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Skoda Australia seeks Mazda3 rival

Trendsetter: Vision D concept heralds the new design direction for Skoda's all-new small car and next Octavia.

VW’s Czech mate to fill the gap between Fabia and next Octavia with new small Skoda

Skoda logo17 Aug 2011

By MIKE COSTELLO

SKODA Group Australia is set to offer its first genuine rival for small-car giants like Toyota’s Corolla and the Mazda3 as part of an ambitious growth plan that will be supported by a significantly expanded dealer network.

Head of the Czech brand’s Australian operations, Matthew Wiesner, said the addition of light-sized Fabia and Yeti compact SUV models here in September and October respectively to Skoda’s existing local line-up of Octavia and Superb models would only be the beginning of a new model renaissance for the Volkswagen-owned brand.

Speaking at a media briefing to launch new Superb 103TDI variants this week, Mr Wiesner said Skoda plans to broaden its model range in order to reach its global sales goal of 1.5 million units by the end of this decade.

“That is not going to happen overnight and it’s not going to happen with the products that we’ve got today,” he said.

“Do you do it with Fabia, Yeti, Superb and Octavia alone? No. It’s going to happen with an expanded product line-up.

“You’ll see the brand over the next five years evolve significantly in confidence, in styling and in model range.” Mr Wiesner said the most obvious gap in the company’s local line-up was a genuine small-segment contender.

“If you’re not in that, you’re not going to drive the brand where you need to go from a volume point of view,” he said. “That’s vital for us here.”

29 center imageLeft: Head of Skoda Group Australia Matthew Wiesner. Below: Skoda Fabia, Yeti, Fabia RS, Roomster.

Skoda’s Australian product marketing manager Petr Benada confirmed this week that the all-new model would appear in Europe next year, but would not say if it will wear the rumoured ‘Felicia’ nameplate.

Whatever it is called, Skoda’s take on the VW Golf will slot neatly into the brand’s portfolio between the Fabia and the Octavia, which Mr Weisner says will grow into a true mid-sized vehicle when the next-generation model appears in 2013.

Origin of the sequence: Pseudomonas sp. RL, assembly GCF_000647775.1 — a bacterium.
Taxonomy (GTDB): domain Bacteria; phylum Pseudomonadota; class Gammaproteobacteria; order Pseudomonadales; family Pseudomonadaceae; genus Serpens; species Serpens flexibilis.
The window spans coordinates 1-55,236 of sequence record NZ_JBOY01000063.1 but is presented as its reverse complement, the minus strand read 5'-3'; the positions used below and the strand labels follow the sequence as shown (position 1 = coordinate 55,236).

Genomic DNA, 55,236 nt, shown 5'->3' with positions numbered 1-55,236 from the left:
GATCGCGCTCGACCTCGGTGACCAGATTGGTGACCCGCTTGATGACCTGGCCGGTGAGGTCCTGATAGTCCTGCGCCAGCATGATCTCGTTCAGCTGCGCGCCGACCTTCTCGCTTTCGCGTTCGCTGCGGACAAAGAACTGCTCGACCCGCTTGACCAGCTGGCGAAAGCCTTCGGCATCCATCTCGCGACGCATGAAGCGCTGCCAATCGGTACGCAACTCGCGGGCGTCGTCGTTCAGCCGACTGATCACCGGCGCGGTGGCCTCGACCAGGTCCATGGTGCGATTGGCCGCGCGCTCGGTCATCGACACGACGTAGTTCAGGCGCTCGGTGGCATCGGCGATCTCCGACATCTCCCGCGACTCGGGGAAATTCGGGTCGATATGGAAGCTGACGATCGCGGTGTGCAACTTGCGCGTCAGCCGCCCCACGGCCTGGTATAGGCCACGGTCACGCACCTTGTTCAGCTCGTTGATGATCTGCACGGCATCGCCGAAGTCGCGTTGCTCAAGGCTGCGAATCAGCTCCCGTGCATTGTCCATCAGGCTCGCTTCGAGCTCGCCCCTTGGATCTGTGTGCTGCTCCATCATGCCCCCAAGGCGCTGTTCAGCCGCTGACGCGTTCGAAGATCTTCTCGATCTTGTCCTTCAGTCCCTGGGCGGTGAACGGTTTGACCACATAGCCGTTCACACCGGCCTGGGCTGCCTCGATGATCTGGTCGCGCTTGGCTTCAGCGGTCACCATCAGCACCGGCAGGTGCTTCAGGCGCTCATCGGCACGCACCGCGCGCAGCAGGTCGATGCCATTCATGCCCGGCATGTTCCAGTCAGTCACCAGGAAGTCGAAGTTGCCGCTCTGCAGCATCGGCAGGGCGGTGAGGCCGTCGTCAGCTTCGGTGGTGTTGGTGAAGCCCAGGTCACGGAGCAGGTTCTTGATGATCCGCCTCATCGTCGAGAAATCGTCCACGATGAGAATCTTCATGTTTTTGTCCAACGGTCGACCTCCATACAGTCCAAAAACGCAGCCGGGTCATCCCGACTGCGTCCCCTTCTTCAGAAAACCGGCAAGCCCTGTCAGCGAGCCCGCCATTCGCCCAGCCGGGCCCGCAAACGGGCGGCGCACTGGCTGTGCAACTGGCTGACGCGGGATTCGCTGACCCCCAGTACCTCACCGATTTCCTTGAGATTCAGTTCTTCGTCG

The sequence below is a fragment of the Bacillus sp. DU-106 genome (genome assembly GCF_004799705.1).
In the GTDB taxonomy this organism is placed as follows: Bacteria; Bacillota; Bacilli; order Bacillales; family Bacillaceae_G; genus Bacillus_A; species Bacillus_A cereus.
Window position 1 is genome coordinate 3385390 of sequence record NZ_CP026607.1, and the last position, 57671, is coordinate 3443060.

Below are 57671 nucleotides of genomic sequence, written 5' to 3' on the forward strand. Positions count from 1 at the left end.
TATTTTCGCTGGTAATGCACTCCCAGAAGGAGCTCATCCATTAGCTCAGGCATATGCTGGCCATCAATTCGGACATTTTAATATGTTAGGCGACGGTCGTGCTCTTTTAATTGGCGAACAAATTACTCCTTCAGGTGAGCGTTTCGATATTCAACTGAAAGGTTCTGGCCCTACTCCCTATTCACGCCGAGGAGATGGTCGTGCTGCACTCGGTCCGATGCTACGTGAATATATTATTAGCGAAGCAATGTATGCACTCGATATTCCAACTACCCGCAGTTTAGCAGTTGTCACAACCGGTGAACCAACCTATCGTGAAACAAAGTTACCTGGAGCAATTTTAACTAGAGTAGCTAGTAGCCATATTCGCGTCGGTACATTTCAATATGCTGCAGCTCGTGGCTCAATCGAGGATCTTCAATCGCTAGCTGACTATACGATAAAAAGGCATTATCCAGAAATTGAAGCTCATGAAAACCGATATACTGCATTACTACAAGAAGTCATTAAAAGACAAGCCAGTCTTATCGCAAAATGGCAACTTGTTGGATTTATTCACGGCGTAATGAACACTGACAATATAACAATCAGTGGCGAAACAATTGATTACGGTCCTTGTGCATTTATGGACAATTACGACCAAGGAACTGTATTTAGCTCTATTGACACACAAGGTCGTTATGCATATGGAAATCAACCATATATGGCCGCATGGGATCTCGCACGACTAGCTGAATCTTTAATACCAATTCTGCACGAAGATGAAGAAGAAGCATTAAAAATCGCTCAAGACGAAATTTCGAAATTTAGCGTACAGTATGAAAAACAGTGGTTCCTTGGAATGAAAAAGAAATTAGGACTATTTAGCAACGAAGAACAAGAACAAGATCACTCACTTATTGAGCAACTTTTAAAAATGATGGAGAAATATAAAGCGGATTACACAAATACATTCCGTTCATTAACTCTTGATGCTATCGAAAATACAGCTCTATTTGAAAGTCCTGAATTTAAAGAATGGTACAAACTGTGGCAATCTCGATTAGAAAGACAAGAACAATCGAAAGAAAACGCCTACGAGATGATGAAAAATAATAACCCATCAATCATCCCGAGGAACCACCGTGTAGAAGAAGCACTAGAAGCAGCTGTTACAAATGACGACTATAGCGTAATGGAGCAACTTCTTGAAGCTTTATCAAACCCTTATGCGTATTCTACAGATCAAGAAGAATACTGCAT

“(Octavia) sort of slips into small but obviously plays in medium,” he said. “That will change when the new one comes - it will be more of a typical medium-sized car.” Both the new small-car and the Octavia are likely to be inspired by the Vision D concept that debuted earlier this year, though Mr Wiesner would only confirm that the next Octavia would feature a “more confident” design than the current iteration.

“We’ve got a (design) team now that’s spent a lot of time within the Audi brand,” he said. “You can certainly see confidence in design in the next generation.

“That needs to happen, as Skoda the brand evolves and becomes more confident and as its presence on the global stage becomes greater, then styling has to match the desire of the job required of the brand – the lines, the confidence, the whole thing.

“I’ve seen (next-generation) Octavia… the step up in confidence from a design perspective is quite extraordinary, but still very European.” Mr Wiesner also said that “it would be nice to have a seven-seat SUV-type product” in Skoda’s model range. However, if or when such a model could emerge remains sketchy.

Before then, it will be full steam ahead for Volkswagen’s entry-level brand with the launch of the light Fabia hatchback range and the small Yeti crossover line-up set to double the Skoda model range within two months.

More Fabia variants - including the wagon body style, RS hot-hatch and optional DSG dual-clutch automatic transmission – will join the range early next year, along with the reintroduction of the quirky Roomster light commercial with revised petrol engines, at a “very aggressive price”.

The expanded range is expected to allow Skoda to make headway into regional markets while it continues to compete with product from its main Japanese and Korean competitors.

“It’s been three years getting to this point,” said Mr Wiesner. “We’re up to speed and have everything that we have internationally and we (will now) roll with what’s going on globally.” To cope with the influx of new model, Skoda plans to expand its national dealer network from 31 at present to 55 by the end of 2014.

Globally, the marque is on track to break its all-time annual sales record this year, with 523,000 units delivered to the end of July.

This represents sales growth of 19.7 per cent on the same timeframe in 2010 and includes substantial improvements in developing markets including China, India and Russia and parts of Central, Eastern and Western Europe.

Skoda sales in Australia are up 47.3 per cent so far in 2011, with June and July being the brand’s best two sales months since its launch here in 2007.

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